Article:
Posted: Mar 1, 2013 6:11 PM by Chris Welty
Updated: Mar 1, 2013 6:24 PM
Imagine filing your federal taxes and a message comes back saying you've already filed.
This year alone, the Internal Revenue Service is investigating more than 500 cases of identity theft refund fraud. The IRS is cracking down and has hired three thousand employees to focus solely on identity theft cases.
An Acadiana woman is struggling to rightfully collect her refund.
"This has been a horrific experience."
Charlene Landry is a victim of identity theft tax refund fraud. Last month she tried filing her taxes, but was notified she already did.
"I'm just curious to know how they received my information."
Landry wants her refund, but her main priority is justice. She wants to make sure this doesn't happen to anyone else.
"It's about doing right and wrong and this is just totally wrong to steal someone's identity," said Landry.
Tax identity theft is easy, all you need is a person's name and social security number. The IRS sees an increase in cases like this during tax season.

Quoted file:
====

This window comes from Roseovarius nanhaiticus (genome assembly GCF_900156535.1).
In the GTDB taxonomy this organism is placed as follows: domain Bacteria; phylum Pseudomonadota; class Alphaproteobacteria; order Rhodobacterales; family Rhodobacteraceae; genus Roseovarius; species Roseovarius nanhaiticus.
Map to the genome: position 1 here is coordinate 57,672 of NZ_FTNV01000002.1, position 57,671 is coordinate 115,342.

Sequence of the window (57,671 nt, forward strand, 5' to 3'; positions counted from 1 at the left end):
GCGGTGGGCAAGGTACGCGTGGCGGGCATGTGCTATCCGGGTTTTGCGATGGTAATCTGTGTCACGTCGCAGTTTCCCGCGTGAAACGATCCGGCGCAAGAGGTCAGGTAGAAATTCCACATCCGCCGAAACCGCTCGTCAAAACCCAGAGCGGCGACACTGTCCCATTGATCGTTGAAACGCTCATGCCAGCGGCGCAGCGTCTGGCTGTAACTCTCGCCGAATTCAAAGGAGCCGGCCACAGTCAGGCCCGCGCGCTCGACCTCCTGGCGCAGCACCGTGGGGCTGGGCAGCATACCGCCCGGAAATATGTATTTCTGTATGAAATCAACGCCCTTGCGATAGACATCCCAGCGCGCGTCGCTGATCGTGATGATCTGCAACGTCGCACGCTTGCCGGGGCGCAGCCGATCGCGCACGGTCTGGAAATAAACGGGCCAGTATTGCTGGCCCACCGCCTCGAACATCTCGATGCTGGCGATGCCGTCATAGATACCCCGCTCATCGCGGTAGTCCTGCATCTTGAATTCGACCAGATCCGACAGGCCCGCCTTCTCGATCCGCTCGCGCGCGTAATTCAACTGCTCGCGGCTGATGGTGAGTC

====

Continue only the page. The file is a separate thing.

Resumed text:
"Stealing one's identity is not a seasonal thing, but the use of it may be seasonal."
Michael Dobzinski is the IRS Media Relations Specialist for Louisiana and Florida. He says it's important to know who you're giving your social security number to and to protect your financial information. Also, never carry your social security number in your wallet or purse. This year, the IRS is taking extra precautions to protect filers.
"We've added filters this year that are better at identifying the information on the return so we can stop the refund from being issued to begin with," said Dobzinski.
As for Landry, she says she'll never file taxes online again.
"I'm going to do everything the old fashioned way! Old means better."
If you are a victim of identity theft refund fraud, file a report with your local police department and contact the IRS. Spokesman Michael Dobzinski says to receive your refund, you'll have to sign an affidavit proving you're the rightful owner of your information.
On average it takes the IRS six months to conclude identity theft cases.
It's a crime that could earn thieves anywhere from four to twenty years in jail.